Is a hydrogen bond considered to be a Van der Waals force?


According to the IUPAC gold book a van der Waals force is:

The attractive or repulsive forces between molecular entities (or between groups within the same molecular entity) other than those due to bond formation or to the electrostatic interaction of ions or of ionic groups with one another or with neutral molecules. The term includes: dipole–dipole, dipole-induced dipole and London (instantaneous induced dipole-induced dipole) forces.

Hydrogen bonding is a type of dipole-dipole interaction, so it would fit the definition of a van der Waals force.

The way I think of it is: van der Waals forces are anything that make a gas non-ideal, since that's how they were originally discovered and defined.

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    $\begingroup$ But doesn't hydrogen bonding contain a rather sizable covalent component which would mean it doesn't fall under the IUPAC definition? $\endgroup$ – Philipp Jan 25 '15 at 14:08
  • $\begingroup$ @Phillip - Sure, you could argue that. I guess it would depend on if you consider the covalent nature or the ionic nature more significant. Traditionally, it is classified as a particularly strong dipole-dipole interaction, which makes sense because we normally talk about van der Waals forces in the context of gases. $\endgroup$ – thomij Jan 25 '15 at 15:23
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    $\begingroup$ The provisional IUPAC recommendation for the definition of hydrogen bond requires "evidence of bond formation" and refers to "partial covalent bond formation". This would seem to exclude the "other than those due to bond formation" requirement of the van der Waals definition. media.iupac.org/reports/provisional/abstract11/arunan_prs.pdf $\endgroup$ – DavePhD Jan 25 '15 at 23:19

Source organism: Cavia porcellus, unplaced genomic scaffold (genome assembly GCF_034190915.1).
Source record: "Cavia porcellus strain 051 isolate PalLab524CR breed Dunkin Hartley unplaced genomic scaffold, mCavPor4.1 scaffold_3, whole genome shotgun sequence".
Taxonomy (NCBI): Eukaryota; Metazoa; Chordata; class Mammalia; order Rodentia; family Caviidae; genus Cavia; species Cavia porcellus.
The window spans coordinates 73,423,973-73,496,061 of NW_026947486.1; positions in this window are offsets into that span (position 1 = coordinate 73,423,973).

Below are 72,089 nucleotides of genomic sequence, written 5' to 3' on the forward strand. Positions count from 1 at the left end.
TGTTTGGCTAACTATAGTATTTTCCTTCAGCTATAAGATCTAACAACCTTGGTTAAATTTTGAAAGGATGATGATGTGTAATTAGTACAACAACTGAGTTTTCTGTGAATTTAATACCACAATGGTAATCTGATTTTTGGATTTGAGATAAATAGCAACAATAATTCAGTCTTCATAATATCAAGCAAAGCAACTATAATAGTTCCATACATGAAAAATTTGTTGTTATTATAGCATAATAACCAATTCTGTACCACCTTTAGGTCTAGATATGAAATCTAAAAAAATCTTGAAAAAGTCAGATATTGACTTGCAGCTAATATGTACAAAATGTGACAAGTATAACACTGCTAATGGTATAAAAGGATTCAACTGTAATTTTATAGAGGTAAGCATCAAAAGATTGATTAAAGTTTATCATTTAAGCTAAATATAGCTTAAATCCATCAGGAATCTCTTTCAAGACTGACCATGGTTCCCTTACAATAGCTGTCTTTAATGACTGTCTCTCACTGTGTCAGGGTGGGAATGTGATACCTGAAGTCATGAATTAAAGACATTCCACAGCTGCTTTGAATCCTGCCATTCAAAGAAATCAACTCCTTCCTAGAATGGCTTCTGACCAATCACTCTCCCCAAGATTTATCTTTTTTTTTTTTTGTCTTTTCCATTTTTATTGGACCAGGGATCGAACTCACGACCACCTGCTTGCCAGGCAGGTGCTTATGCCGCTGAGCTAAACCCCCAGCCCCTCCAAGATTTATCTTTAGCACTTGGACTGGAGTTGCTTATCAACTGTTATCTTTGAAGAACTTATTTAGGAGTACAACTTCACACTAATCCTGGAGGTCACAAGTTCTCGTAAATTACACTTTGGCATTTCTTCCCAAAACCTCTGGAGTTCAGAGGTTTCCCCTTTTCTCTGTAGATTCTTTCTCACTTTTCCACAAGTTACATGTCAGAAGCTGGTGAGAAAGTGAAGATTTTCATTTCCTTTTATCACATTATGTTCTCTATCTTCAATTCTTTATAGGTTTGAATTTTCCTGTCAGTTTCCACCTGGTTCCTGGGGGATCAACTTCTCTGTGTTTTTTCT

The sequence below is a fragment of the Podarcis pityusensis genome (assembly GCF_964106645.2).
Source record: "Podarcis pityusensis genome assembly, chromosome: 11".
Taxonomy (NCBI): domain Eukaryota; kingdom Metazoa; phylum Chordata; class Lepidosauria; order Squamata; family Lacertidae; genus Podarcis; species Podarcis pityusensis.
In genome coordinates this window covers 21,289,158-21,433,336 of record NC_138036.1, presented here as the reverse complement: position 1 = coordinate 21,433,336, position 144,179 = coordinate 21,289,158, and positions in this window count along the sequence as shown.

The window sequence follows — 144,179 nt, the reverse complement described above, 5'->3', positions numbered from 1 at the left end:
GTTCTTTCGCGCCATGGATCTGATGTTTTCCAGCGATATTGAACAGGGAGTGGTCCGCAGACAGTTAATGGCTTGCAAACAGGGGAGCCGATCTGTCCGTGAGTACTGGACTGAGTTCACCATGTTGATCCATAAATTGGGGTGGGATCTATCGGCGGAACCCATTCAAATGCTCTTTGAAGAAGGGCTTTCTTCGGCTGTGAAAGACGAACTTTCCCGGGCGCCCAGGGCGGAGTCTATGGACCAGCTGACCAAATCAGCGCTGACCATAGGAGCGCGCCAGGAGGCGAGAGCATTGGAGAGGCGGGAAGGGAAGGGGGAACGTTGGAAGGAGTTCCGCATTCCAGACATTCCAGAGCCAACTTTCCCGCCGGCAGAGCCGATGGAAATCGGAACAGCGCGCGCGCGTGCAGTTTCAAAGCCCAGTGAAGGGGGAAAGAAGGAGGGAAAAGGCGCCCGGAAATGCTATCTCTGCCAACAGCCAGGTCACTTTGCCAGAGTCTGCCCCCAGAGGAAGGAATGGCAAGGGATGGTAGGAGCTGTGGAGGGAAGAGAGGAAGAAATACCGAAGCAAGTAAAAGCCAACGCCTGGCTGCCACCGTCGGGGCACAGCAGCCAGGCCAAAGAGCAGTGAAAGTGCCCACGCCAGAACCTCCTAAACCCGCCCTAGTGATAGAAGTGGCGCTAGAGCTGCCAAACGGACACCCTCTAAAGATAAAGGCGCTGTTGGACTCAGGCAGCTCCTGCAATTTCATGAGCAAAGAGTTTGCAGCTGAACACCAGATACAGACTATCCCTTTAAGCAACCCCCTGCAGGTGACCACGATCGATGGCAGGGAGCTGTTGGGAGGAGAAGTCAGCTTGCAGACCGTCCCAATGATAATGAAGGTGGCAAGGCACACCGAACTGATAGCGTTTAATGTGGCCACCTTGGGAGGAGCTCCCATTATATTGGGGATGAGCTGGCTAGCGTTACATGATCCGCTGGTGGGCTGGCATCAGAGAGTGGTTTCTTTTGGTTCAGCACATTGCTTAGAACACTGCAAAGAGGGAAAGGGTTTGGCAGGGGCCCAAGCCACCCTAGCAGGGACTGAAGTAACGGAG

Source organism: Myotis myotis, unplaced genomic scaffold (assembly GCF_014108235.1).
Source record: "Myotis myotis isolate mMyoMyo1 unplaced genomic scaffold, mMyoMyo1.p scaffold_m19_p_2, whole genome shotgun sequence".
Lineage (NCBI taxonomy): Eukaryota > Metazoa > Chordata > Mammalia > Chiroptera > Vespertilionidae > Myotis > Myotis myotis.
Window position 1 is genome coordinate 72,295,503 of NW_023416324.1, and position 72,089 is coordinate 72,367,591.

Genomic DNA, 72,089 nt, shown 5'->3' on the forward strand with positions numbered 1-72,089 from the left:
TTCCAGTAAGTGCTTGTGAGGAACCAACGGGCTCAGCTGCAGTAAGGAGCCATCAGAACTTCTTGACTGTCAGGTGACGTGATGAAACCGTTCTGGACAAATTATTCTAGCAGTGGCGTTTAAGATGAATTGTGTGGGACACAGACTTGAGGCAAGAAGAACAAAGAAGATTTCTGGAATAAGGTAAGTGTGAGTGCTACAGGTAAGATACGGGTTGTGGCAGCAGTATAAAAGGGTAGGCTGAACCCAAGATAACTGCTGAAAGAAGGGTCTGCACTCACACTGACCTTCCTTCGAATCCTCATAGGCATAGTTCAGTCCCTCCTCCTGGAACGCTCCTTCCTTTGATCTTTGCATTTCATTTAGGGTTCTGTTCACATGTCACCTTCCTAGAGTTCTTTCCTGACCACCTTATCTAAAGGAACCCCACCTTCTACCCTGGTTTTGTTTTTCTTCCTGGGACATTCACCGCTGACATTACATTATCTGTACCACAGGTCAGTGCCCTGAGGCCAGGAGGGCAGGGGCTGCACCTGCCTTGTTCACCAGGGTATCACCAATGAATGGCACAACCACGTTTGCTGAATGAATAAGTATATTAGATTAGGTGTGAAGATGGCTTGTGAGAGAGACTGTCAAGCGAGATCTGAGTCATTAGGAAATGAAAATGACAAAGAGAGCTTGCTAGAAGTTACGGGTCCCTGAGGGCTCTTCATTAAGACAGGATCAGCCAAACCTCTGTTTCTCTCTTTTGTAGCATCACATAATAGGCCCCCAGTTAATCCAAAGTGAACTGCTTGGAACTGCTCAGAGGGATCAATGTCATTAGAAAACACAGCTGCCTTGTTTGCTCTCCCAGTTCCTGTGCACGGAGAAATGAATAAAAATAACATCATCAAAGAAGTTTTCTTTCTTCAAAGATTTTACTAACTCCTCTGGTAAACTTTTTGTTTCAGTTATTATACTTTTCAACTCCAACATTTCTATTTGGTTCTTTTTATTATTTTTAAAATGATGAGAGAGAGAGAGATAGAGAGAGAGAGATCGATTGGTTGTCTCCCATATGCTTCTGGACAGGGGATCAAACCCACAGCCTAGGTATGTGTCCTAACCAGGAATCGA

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    $\begingroup$ I agree with @DavePhD and the source he cited (maybe make it an answer for a more permanent record?). The goldbook however recommends, to regard an Hydrogen bond as an "electrostatic interaction", which would make it fall under the mentioned vdW description. This is one of those topics, where a pure classification is not possible - in some cases the covalent character would outweigh the ionic and in some cases it would be the other way around. $\endgroup$ – Martin - マーチン Jan 29 '15 at 2:37
  • $\begingroup$ @Martin, that's why I look at it in the context of gases, which is really the only context in which it makes sense to talk about van der Waals forces as a group. In any other context, the different interactions are treated separately. $\endgroup$ – thomij Jan 29 '15 at 5:51

I'm a physics grad student. From my understanding, H-bond is not what people typically mean by van der waals force. H-bond is just basic dipole-dipole interaction with essentially fixed dipole moments (the dipoles are simple result of difference of electronegativity within each molecule). Van der waals force (like interactions between H2 molecules) typically mean induced-dipole - induced-dipole interaction. (The dipole of an isolated molecule is zero)

One major consequence of the difference is that dipole-dipole force scale with $r^{-4}$.

I'm not totally sure of the above...my understanding is Efield_dipole scale as $r^{-3}$. F=-d/dr U = d/dr ( DipoleMoment $\cdot$ Efield_dipole ) = $r^{-4}$

Whereas van der waals have higher order distance dependency because each dipole moment themselves are induced by electric field which depends on distance. So, van der waals force scale with $r^{-6}$


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